Mark Zuckerberg set up the panel to investigate how his company handles controversial posts. Now its members want to transform how social platforms work.
On the morning of Thursday, June 30, 2022, two large luxury buses pulled up to a grand hotel in Menlo Park, California. Milling on the driveway were the members, staffers, and trustees of the Oversight Board. Set up two years ago by Facebook, now Meta, this august gaggle exists to second-guess the company’s most controversial actions. The board members, who’d already logged countless hours on video calls and email, were spending their first week together in person. The buses rumbled off, whisking the 23 Zoom buddies to Meta’s headquarters 4 miles away.
The group made its way across the mammoth Gehry–designed complex to a verdant outdoor amphitheater known as the Bowl. Sheryl Sandberg, Meta’s outgoing chief operating officer, greeted the crowd in the midday heat. Next up was Nick Clegg, the company’s president for global affairs. Clegg was almost startling in his effusive praise of the board. He was taking questions from the members when, suddenly, the large screens in the Bowl lit up with a familiar face.
Mark Zuckerberg’s expressionless visage peered down at the sweaty visitors. Though Zuckerberg had personally willed into being this body of overseers—overseeing him—he had never met with all its current members. Meta’s founder and CEO didn’t share his location, but a fair guess would have been that he was at his Hawaiian island retreat, where he had spent much of the previous year. Staring into his webcam, Zuckerberg congratulated the board on its work so far. Free expression, he said, has always been part of his company’s mission—but sometimes people use their voices to put others in danger. Meta shouldn’t be making so many decisions on speech by itself. Zuckerberg finished his talk with a wholehearted endorsement. “This has been important to me from the beginning,” he said, “and I’m committed to the board for the long term.”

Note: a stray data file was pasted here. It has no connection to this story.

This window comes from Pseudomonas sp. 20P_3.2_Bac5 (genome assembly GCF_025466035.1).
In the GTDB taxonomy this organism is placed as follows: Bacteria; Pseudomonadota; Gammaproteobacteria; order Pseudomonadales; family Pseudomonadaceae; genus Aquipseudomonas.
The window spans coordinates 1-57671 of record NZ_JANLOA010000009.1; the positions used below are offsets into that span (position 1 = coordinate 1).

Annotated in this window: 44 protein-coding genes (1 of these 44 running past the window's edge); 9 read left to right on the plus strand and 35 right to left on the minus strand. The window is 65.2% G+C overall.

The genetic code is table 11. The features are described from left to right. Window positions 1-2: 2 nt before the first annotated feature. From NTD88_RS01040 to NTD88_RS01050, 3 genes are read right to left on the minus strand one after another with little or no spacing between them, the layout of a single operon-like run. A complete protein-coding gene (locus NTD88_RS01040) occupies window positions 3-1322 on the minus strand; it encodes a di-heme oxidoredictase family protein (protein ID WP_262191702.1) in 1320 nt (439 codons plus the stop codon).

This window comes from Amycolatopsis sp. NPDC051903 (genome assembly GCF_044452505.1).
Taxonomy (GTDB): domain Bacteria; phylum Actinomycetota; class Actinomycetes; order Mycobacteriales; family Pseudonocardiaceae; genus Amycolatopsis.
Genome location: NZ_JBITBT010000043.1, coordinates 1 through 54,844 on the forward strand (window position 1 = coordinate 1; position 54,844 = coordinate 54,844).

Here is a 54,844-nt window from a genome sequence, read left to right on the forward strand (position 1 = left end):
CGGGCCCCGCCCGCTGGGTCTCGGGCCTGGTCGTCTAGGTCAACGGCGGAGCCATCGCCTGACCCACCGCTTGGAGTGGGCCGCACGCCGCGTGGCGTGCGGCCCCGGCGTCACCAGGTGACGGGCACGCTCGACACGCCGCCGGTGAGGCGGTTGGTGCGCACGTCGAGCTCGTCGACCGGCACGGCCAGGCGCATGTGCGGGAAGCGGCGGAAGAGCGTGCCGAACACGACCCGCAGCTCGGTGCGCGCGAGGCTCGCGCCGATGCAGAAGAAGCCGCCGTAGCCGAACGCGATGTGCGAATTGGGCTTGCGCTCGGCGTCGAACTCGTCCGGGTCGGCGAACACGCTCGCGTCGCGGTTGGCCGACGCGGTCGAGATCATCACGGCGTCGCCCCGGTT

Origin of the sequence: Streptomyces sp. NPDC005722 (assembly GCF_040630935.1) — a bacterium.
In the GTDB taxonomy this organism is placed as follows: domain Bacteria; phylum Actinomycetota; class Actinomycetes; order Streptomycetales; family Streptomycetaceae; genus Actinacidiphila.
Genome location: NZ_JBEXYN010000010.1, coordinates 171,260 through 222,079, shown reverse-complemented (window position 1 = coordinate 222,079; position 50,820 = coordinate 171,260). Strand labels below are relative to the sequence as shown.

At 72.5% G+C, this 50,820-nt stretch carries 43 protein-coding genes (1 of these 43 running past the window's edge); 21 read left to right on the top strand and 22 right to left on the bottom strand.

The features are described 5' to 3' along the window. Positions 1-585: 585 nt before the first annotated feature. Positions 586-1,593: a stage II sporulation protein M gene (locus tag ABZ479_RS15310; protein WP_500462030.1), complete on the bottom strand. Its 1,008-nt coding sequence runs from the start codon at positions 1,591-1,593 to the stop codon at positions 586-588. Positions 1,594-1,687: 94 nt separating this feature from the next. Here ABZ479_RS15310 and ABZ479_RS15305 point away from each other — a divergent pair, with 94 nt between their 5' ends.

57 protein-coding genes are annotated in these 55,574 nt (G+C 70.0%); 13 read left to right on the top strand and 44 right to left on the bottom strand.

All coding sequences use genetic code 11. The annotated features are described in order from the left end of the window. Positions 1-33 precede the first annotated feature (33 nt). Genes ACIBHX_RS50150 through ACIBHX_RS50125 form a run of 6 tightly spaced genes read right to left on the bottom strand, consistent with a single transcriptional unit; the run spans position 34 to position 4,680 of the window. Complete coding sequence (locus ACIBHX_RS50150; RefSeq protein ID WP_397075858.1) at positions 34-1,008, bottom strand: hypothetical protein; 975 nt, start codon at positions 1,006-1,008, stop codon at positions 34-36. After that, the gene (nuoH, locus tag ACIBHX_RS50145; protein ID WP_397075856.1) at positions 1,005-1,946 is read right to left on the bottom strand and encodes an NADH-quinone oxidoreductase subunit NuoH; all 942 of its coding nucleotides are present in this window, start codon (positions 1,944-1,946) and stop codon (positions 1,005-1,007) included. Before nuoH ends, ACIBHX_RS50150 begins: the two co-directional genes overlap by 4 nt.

Indeed, a few weeks later, Meta announced it would give the board $150 million—more than double its original commitment—to keep the project going through 2025. So far, the board has received nearly 2 million appeals on content and ruled on 28 of them. It has made 119 recommendations to Meta. Its judgments have involved wampum belts, blackface, and the removal of a former US president from Facebook.
Some critics see the Oversight Board as an exercise in corporate ass-covering by a bunch of Meta’s puppets. If the company doesn’t want to make a controversial call, it can push the board to take a position on the issue and, conveniently, take the heat. Emi Palmor, a board member who once served as the director general of Israel’s Justice Ministry, says she’s frequently approached in the supermarket by people seeking tech support for Meta apps. “I want to murder the person who chose the name Oversight Board,” she says. “It is an unexplainable term.”
But since it started hearing cases in the fall of 2020, the board has won grudging respect from the human rights organizations and content moderation wonks who pay attention to its work. “People thought it would be a total fiasco,” says Evelyn Douek, a Stanford law professor who follows the board closely. “But in some real ways, it has brought some accountability to Facebook.” Meta, meanwhile, is declaring victory. “I’m absolutely delighted—thrilled, thrilled, thrilled with the progress,” Clegg says. The board’s approach to cases “is exactly what you should expect between a social media platform and an independent oversight entity.”